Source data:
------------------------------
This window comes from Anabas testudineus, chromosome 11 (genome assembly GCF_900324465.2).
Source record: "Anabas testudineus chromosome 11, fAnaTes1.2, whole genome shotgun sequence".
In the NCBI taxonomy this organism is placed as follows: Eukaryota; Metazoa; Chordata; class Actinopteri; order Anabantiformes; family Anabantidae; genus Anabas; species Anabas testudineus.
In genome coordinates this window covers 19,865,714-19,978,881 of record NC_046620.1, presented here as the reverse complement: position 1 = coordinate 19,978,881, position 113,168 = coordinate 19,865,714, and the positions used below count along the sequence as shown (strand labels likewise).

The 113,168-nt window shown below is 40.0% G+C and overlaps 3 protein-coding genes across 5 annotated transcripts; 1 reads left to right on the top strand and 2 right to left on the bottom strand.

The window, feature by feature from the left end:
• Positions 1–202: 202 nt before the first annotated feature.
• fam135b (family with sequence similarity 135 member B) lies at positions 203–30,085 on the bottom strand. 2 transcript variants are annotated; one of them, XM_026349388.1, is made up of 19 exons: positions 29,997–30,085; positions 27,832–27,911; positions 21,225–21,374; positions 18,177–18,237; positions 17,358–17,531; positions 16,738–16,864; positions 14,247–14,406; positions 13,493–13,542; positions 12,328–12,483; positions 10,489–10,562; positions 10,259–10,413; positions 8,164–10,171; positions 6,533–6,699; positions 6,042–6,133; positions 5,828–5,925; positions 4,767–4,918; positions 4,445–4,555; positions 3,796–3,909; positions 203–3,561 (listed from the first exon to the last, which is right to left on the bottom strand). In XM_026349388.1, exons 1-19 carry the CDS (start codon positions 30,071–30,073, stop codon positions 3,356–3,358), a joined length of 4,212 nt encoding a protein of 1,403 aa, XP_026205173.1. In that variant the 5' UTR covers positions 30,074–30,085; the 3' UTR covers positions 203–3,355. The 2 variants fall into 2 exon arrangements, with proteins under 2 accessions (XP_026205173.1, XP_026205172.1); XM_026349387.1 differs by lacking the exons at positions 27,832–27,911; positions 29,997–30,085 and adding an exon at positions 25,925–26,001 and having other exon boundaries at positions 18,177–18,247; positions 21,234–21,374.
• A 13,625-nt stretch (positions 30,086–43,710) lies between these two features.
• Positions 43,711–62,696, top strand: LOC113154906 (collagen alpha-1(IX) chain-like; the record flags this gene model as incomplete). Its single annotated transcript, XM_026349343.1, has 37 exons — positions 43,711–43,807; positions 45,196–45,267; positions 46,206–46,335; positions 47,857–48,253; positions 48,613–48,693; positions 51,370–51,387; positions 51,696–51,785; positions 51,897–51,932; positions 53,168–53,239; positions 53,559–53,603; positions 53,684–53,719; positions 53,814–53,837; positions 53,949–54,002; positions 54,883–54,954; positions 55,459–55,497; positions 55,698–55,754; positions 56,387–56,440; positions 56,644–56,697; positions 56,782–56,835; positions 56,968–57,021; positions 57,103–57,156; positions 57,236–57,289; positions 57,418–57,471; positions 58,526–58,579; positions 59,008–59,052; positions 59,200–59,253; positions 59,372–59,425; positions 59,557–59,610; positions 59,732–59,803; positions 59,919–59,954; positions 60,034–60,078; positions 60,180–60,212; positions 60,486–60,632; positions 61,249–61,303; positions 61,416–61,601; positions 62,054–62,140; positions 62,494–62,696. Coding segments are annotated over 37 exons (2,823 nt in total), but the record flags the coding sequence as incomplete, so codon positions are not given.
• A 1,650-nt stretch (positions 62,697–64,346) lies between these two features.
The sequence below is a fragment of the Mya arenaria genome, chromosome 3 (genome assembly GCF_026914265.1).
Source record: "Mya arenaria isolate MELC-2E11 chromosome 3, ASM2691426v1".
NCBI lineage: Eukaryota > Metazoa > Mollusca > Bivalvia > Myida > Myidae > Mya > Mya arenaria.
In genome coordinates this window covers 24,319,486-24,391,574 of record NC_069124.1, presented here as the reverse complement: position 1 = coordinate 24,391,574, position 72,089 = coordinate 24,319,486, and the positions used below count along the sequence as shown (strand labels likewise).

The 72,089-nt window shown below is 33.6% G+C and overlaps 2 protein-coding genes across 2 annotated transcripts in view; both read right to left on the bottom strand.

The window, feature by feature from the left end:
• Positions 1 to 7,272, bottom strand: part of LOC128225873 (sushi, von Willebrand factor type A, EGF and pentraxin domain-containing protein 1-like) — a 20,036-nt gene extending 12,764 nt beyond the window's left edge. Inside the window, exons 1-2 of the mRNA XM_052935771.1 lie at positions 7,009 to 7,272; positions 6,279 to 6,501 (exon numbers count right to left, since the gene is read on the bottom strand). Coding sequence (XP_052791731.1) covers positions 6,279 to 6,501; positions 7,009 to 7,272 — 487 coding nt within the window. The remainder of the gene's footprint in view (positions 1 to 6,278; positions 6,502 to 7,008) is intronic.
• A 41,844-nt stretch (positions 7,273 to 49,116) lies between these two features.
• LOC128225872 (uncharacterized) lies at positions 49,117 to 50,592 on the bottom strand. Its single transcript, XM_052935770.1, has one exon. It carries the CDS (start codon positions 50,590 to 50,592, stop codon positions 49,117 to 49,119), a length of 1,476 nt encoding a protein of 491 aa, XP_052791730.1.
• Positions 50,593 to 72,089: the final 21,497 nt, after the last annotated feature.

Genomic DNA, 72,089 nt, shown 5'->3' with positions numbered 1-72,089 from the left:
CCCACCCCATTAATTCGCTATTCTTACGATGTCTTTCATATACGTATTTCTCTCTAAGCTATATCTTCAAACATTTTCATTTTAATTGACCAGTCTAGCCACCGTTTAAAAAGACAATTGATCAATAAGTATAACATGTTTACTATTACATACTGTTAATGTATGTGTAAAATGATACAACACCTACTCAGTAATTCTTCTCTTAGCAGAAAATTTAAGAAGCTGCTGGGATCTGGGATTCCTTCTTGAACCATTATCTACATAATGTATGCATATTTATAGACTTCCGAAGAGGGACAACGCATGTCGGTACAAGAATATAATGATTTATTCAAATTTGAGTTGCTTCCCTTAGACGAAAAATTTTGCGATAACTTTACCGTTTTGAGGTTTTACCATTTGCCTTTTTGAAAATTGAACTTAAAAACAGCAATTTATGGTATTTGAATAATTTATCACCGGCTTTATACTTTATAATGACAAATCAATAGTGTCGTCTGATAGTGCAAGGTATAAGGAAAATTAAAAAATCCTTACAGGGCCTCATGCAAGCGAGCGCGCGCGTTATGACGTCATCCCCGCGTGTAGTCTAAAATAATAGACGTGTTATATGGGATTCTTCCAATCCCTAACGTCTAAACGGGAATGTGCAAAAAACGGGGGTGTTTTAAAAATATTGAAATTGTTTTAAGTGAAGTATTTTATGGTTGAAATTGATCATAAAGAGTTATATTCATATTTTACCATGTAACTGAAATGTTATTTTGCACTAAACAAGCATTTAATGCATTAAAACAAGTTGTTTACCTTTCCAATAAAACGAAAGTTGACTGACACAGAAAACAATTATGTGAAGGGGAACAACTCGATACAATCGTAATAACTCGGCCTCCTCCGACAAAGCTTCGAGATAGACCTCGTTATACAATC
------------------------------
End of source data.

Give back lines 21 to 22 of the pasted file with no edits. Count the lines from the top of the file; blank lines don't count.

• Positions 50,593 to 72,089: the final 21,497 nt, after the last annotated feature.

Genomic DNA, 72,089 nt, shown 5'->3' with positions numbered 1-72,089 from the left: